Companies frequently confront threats to their confidential information from insiders such as disgruntled employees.  A recent federal indictment, however, shows that the “insider” threat can persist even after an employee is terminated.

The federal government recently charged Nima Kalbasi, a former engineer for the Tesla Motors company, with three counts of computer intrusion (under the Computer Fraud & Abuse Act), related to his alleged access of an ex-manager’s email account.

According to an indictment filed in the Northern District of California federal court,  Tesla terminated Mr. Kalbasi from his employment in December 2014.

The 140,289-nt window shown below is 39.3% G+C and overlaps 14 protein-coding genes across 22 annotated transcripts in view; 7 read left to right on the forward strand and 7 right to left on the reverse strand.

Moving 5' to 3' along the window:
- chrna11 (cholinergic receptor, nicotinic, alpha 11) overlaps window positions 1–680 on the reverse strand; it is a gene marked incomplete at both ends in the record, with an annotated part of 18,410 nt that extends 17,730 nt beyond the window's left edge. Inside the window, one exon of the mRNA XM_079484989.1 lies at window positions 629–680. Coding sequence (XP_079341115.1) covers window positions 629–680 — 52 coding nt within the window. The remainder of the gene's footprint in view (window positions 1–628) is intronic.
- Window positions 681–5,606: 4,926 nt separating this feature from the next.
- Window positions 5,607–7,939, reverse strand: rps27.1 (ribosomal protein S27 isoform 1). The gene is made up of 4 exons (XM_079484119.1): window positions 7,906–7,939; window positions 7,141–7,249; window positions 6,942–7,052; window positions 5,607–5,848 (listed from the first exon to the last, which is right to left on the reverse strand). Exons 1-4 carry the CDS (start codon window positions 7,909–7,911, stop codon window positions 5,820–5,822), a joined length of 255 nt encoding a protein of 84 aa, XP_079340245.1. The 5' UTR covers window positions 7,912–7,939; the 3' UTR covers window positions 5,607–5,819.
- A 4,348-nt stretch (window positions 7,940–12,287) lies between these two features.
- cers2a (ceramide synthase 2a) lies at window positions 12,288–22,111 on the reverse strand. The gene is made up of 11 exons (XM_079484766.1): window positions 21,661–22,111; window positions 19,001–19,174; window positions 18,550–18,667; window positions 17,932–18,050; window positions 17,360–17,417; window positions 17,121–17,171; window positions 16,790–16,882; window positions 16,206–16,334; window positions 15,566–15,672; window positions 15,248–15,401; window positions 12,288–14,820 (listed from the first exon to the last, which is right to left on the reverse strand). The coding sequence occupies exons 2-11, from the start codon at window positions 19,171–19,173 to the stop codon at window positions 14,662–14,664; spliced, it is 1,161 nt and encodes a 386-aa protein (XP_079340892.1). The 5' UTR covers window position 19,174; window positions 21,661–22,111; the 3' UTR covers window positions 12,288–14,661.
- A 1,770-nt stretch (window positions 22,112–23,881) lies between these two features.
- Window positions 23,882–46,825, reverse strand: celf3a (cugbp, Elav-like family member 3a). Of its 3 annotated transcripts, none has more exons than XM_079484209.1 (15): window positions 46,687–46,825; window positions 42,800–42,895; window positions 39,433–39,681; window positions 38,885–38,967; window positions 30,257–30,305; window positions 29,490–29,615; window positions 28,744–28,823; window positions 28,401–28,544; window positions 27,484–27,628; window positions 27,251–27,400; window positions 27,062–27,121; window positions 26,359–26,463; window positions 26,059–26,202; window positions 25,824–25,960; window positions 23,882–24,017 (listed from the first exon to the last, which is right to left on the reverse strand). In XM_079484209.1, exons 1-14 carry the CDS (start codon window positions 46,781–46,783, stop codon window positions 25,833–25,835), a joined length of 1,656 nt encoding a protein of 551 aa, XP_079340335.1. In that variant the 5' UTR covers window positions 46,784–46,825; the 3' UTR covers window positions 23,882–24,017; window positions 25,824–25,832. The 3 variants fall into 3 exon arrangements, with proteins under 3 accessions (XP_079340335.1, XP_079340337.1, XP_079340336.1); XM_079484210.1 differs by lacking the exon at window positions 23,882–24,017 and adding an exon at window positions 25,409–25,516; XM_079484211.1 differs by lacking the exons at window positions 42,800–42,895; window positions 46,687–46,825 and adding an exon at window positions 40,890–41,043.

Just two weeks later, Mr. Kalbasi allegedly gained ex-access to his manager’s email account and downloaded emails containing customer complaints and employee evaluations.  He then allegedly posted one such customer complaint on a public website and made disparaging comments about the company.

Mr. Kalbasi faces two felony counts and one misdemeanor count based on his alleged actions.

While the indictment does not identify the background behind Mr. Kalbasi’s termination, companies should be wary that terminating a disgruntled employee does not always end the insider threat.

What steps does your company take to protect itself and its information from terminated employees?